Michael Green and Simon Farid definitely aren’t one and the same person. And Simon Farid made that abundantly clear, standing in front of screen with dreads, a beard and a frank smile completely at odds with the smooth-faced lizardoid figure projected onto the screen behind him. But he’s exploited a loophole in internet law to take possession of Michael Green and his identity, up to and including his webinars and get-rich-quick dotcom schemes.
Farid’s aesthetic style is a mix of one of those YouTube conspiracy videos (my favourite one claims Prince William is a reptile clone of Jesus, via the Shroud of Turin) and a slideshow presentation designed by a technophobe CEO. Big red arrows highlight points, and there’s the most spectacular use of stock imagery since Women Laughing Alone With Salad.
Simon Farid’s lecture slips neatly from Private Eye-style expose to a fascinating satire on internet surveillance. Just as Grant Shapps can’t shake off his shadow, so we can’t escape a dimly-lit world of collaboration between Facebook, Google and the American government. Wikileaks has taught us that the CIA might make appalling infographics, but they’re pretty good at dredging up ancient AIM conversations or tapping mobile phones, American or not.
At the close of Farid’s lecture, he takes questions. Next to me, smartly dressed gent with a natty scarf puts up his hand. Saying, word for word: “I don’t really understand how you made all this money. You said all this stuff about the CIA, what’s that got to do with internet marketing? I spent twelve pounds on this and I haven’t learnt anything.” I chatted to him as we walked into the bar, hearing that he’d found it on Hype, an app that aggregates local events. We waited for Simon Farid to emerge and make good on his promise to explain more.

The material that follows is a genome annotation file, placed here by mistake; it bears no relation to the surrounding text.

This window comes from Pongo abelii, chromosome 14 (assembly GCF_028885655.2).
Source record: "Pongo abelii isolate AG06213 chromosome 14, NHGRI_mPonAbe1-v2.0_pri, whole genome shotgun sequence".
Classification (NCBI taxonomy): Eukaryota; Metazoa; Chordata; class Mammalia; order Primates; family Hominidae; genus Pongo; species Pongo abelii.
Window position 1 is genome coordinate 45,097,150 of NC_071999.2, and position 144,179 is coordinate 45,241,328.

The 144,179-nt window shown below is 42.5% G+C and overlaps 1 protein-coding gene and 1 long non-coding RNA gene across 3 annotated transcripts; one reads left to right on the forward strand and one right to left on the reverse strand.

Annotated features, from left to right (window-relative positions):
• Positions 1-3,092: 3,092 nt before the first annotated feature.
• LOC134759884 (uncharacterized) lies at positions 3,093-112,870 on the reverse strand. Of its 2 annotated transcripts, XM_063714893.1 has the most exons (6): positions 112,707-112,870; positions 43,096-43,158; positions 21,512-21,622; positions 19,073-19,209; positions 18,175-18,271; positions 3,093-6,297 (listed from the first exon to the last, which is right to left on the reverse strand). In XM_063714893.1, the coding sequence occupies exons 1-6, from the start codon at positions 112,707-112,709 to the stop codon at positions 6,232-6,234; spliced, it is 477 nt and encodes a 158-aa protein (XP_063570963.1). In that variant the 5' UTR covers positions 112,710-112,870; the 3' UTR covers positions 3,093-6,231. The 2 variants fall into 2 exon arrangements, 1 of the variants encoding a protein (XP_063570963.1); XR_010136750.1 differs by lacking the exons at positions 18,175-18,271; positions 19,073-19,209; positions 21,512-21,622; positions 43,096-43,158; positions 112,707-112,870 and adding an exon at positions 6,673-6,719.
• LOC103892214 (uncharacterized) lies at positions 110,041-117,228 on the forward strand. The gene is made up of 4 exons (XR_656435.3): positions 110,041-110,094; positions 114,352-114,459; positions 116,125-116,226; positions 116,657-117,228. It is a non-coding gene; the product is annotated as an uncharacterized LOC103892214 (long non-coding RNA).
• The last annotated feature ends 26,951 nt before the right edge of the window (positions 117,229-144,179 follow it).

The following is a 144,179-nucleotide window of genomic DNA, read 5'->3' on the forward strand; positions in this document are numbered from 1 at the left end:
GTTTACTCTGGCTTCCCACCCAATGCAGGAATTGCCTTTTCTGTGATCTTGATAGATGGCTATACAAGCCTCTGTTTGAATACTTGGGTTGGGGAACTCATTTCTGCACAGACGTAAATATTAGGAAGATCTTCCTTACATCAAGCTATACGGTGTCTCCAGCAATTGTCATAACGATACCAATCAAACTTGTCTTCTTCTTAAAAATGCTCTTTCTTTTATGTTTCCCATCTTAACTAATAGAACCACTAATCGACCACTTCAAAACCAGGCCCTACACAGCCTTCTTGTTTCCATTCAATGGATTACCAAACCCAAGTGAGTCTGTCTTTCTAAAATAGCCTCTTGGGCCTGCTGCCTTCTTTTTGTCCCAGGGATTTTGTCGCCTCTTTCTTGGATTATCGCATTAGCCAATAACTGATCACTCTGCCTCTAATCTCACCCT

The man’s presence added so much to the performance he might as well have been on the payroll. I’d wondered why anyone would go to a seminar on web marketing or fall for Michael Green’s crappy website. Here was living evidence. But Farid didn’t humiliate the unfortunate soul who’d got tangled in his web of artistic personas and bewildering narrative flow. No one laughed, no one called him “sulk face” (I’m totally not bearing a grudge here) and he got a private seminar on why you shouldn’t trust internet marketing impresarios.
The best audience participation isn’t a one off embarrassment to be dusted off in the pub. It’s a moment of engagement and dialogue. An opportunity for the authority of the performer to be reinforced, weakened or complicated by another voice, however timid. You can’t hope for a scarf-wearing sceptic at every performance, but there are plenty more chances for one-off encounters in Sprint Festival’s programme of short-stay wonders.
A People’s Theatre: Alice Saville speaks to CPT Artistic Director Brian Logan